In 2021, AstraZeneca filed for FDA approval of a second-generation mAb targeting C5, Ultomiris (ravulizumab) in generalized AchR+ MG. On April 28, 2022, the drug was approved. Although it uses the same mode of action as Soliris, Ultomiris benefits from less frequent administration (once every eight weeks rather than every two weeks) due to slower clearance from the body. Pharmacokinetic and pharmacodynamic data presented at AAN 2022 support the enduring potency of Ultomiris, which hopefully means the drug will be able to address an important unmet need in MG – burden and frequency of the treatment. Ultomiris in an IV formulation was recently approved, but preliminary studies for a subcutaneous formulation are underway, which may provide patients with an additional treatment option in the future.
Topline results from Ultomiris’ Phase III study in MG, CHAMPION MG (NCT03920293), were announced in July 2021, suggesting the drug met key primary and secondary endpoints. Results presented at AAN 2022 reinforced these claims by providing more detailed efficacy and safety data during the placebo-controlled portion of the trial as well as data from the open-label extension study ( OLE) associated. During the placebo-controlled portion of the trial, significant improvements in MG-ADL scores were observed within one week and were maintained through week 26; data from the OLE study showed that these improvements persisted through the end of the 60-week study period. Similar patterns of efficacy were observed for several secondary endpoints, including the total quantitative myasthenia gravis score and two measures of quality of life, during the placebo- and OLE-controlled portions of the study. In both arms of the CHAMPION study, no new safety issues were reported, with only five patients (3.0%) experiencing a serious adverse event deemed to be related to Ultomiris.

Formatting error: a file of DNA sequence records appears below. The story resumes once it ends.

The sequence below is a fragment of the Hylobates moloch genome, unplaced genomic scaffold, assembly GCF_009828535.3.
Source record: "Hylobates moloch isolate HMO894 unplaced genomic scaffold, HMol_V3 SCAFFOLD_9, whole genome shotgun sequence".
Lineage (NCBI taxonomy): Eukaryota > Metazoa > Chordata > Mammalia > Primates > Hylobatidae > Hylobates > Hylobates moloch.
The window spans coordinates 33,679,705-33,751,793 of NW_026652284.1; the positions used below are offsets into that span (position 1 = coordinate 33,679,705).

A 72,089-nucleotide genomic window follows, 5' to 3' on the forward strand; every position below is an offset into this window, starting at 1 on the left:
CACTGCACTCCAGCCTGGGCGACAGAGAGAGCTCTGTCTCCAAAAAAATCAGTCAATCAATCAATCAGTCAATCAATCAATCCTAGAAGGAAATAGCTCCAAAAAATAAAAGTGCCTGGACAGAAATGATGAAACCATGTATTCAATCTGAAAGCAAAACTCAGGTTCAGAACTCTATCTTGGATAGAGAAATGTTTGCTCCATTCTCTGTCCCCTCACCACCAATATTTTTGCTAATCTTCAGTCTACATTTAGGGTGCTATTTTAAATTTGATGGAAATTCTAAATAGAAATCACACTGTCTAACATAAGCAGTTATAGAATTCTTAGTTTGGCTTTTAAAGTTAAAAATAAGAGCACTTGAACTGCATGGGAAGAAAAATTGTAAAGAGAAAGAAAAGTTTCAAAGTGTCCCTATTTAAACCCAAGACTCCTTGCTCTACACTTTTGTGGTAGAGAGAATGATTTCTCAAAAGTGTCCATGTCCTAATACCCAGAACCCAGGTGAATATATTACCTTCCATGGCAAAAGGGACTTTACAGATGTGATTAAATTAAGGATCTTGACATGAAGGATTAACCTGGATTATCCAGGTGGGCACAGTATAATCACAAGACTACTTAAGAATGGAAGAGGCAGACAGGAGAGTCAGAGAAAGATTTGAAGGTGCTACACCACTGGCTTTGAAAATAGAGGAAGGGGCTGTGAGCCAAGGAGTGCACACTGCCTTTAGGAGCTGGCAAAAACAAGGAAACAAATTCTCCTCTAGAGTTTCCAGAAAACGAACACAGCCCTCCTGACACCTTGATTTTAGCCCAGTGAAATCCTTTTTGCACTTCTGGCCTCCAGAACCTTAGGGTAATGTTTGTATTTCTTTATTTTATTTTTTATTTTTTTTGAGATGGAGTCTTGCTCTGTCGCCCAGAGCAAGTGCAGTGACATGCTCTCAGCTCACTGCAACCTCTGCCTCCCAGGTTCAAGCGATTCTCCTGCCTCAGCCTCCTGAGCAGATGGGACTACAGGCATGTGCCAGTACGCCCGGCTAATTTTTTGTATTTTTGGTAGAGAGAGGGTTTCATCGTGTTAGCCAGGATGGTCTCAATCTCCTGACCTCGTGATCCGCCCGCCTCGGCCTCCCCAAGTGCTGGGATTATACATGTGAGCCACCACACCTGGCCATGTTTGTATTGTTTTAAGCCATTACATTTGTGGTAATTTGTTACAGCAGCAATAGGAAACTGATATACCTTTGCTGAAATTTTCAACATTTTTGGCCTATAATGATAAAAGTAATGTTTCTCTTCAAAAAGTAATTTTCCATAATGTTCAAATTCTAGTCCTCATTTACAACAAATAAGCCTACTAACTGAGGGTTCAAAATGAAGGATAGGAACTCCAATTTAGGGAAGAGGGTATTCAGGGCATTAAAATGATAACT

In addition to the two approved complement-targeting agents described above, GlobalData has identified 28 additional agents in clinical or preclinical development for neurological conditions. These are three products in phase III, four in phase II, five in phase I and 16 in the preclinical or discovery phase. Figure 1 illustrates the complement-targeting pipeline products in development across all neurological indications.
MG is the neurological indication with the highest number of complement-targeting agents in development with nine agents, followed by AD with five in development, although mostly in preclinical/discovery stages. In terms of specific complement pathways targeted, 23.3% of products in the development pipeline use the classical complement pathway (C1s/C1q and C2), 66.7% use the alternative pathway (C5, C6, C9 and factor D) and 10.0% target C3, which plays a role in both the classical and alternative complement cascade. Phase III products currently in development include UCB’s zilucoplan for ALS, Regeneron Pharmaceutical’s pozelimab for MG, both targeting C5 agents, and Annexon Inc’s C1q inhibitor, ANX-005, for the SGB. ANX-005 was the only one of these three to present data at AAN 2022; presentations included data on a small trial exploring ANX-005 in combination with IVIG (NCT04035135) while another explored the impact of ANX-005 on classical complement activation in cerebrospinal fluid collected from patients participating in a phase Ib placebo-controlled study.
With promising data presented at AAN 2022 and an ever-expanding pipeline, targeting the complement cascade is a neuroimmunological strategy of growing importance across a wide range of neurological conditions. GlobalData expects these agents to have a significant impact on the market in the future.